Alterations to the usual glass production process, such as putting the material under stress, can introduce effects that linger even after the material hardens. While manufacturers have long exploited this phenomenon to strengthen glass, a new theory aims to get closer to understanding why it happens.
Glass is not as well understood as most materials, because it straddles the line between liquid and solid. In typical crystalline materials, molecules assemble into a set structure over the span of the entire material as the substance solidifies from a disordered liquid form. Glass, on the other hand, retains a liquid-like disorder even after it hardens.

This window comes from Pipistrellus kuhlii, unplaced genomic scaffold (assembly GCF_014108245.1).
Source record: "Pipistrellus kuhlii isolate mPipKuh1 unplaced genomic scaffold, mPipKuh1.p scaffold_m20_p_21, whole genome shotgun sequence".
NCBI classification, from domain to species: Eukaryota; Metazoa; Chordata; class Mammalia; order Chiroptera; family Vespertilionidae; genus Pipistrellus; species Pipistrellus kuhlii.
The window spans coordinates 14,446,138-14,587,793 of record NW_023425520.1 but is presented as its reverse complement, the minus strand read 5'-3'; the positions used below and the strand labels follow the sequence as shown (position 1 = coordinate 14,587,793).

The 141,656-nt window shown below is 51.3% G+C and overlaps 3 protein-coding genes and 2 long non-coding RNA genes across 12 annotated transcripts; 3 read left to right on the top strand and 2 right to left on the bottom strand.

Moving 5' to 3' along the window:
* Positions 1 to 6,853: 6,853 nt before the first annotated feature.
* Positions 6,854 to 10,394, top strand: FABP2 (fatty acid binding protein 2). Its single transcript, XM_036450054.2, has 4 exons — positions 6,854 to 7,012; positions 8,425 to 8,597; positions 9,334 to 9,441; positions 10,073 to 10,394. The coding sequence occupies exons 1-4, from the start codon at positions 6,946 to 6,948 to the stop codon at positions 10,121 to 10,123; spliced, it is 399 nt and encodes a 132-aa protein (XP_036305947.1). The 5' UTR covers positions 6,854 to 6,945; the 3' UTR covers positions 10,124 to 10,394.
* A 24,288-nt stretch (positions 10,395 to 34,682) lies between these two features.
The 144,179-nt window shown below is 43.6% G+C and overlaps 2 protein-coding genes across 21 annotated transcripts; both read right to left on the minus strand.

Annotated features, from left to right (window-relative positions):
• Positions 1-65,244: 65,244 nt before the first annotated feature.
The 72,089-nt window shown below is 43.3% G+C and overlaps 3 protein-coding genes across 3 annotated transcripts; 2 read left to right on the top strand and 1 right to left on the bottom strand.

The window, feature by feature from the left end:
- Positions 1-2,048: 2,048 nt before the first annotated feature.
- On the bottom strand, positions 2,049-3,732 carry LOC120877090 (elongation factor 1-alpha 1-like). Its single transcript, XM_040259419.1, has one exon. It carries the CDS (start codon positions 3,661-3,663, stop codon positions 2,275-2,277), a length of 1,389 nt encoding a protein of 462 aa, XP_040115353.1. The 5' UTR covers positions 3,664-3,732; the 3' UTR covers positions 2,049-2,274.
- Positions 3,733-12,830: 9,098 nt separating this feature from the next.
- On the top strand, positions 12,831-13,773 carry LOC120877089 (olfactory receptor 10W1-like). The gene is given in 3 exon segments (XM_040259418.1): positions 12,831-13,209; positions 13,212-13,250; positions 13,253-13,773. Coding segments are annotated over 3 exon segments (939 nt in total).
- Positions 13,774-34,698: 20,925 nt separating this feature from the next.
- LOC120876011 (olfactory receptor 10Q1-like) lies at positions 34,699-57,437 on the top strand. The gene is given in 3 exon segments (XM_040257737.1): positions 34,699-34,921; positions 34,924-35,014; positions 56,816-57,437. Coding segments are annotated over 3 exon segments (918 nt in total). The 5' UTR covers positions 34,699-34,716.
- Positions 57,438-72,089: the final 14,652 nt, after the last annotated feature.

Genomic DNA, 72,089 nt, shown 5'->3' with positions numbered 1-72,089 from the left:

Without a set architecture, these disordered molecules are particularly vulnerable to outside forces. If you push or pull on a substance, you create internal forces, or stress, in the material itself. Once you remove that force, you’d expect the molecules to return to equilibrium, removing the stresses. But glassy materials “remember” the long-gone force.
Oh, look! It’s one of mine…